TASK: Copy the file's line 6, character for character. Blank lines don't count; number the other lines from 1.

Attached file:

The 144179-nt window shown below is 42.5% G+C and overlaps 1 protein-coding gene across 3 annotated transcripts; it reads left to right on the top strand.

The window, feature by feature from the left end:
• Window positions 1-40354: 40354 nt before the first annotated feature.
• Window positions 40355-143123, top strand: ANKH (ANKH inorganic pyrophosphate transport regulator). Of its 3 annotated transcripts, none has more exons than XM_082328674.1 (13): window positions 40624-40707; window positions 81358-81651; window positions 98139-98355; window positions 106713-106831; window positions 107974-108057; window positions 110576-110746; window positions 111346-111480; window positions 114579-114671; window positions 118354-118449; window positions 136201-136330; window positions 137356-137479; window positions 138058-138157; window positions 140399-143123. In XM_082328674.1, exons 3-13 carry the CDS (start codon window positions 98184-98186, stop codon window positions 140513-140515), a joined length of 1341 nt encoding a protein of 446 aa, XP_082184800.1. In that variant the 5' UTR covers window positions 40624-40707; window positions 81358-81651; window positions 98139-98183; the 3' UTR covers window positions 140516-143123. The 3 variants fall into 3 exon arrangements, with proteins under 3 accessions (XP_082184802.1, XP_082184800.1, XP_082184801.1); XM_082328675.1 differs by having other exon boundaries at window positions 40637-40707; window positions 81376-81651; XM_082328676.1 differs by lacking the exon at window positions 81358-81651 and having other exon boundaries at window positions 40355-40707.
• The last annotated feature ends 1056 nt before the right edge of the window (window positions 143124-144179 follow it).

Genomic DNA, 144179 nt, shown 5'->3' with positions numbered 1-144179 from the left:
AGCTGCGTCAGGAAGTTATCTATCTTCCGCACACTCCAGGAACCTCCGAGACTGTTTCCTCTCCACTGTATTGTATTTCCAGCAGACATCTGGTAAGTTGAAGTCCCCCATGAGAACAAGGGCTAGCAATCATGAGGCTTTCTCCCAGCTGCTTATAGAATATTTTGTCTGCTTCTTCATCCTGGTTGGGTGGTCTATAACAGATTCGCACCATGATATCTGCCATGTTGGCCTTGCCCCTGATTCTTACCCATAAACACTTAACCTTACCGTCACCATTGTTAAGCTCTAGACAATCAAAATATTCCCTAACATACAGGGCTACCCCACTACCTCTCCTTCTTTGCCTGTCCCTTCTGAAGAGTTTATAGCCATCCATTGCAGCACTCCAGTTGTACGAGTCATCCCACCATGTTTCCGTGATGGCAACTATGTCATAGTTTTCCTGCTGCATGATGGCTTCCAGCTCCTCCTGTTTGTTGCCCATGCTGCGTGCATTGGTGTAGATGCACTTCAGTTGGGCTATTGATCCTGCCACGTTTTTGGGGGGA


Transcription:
Genomic DNA, 144179 nt, shown 5'->3' with positions numbered 1-144179 from the left: